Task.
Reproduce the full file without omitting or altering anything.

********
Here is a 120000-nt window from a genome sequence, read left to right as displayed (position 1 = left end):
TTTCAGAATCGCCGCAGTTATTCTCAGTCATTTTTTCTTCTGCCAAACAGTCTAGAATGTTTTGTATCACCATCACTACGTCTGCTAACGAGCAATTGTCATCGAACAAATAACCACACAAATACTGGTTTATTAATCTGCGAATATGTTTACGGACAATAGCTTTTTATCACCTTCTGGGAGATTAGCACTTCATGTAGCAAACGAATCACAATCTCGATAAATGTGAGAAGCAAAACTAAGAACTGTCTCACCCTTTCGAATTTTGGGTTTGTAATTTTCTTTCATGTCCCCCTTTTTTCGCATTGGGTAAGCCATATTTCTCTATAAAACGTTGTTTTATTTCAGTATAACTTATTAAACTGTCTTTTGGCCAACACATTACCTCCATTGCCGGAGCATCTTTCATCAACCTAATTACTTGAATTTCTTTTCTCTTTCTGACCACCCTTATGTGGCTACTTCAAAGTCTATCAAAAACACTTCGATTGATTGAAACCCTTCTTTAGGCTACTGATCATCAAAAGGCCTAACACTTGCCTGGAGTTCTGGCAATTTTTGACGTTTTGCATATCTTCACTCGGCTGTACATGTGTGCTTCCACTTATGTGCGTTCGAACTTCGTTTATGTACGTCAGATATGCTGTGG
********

Here is a 120000-nt window from a genome sequence, read left to right as displayed (position 1 = left end):
TTTCAGAATCGCCGCAGTTATTCTCAGTCATTTTTTCTTCTGCCAAACAGTCTAGAATGTTTTGTATCACCATCACTACGTCTGCTAACGAGCAATTGTCATCGAACAAATAACCACACAAATACTGGTTTATTAATCTGCGAATATGTTTACGGACAATAGCTTTTTATCACCTTCTGGGAGATTAGCACTTCATGTAGCAAACGAATCACAATCTCGATAAATGTGAGAAGCAAAACTAAGAACTGTCTCACCCTTTCGAATTTTGGGTTTGTAATTTTCTTTCATGTCCCCCTTTTTTCGCATTGGGTAAGCCATATTTCTCTATAAAACGTTGTTTTATTTCAGTATAACTTATTAAACTGTCTTTTGGCCAACACATTACCTCCATTGCCGGAGCATCTTTCATCAACCTAATTACTTGAATTTCTTTTCTCTTTCTGACCACCCTTATGTGGCTACTTCAAAGTCTATCAAAAACACTTCGATTGATTGAAACCCTTCTTTAGGCTACTGATCATCAAAAGGCCTAACACTTGCCTGGAGTTCTGGCAATTTTTGACGTTTTGCATATCTTCACTCGGCTGTACATGTGTGCTTCCACTTATGTGCGTTCGAACTTCGTTTATGTACGTCAGATATGCTGTGG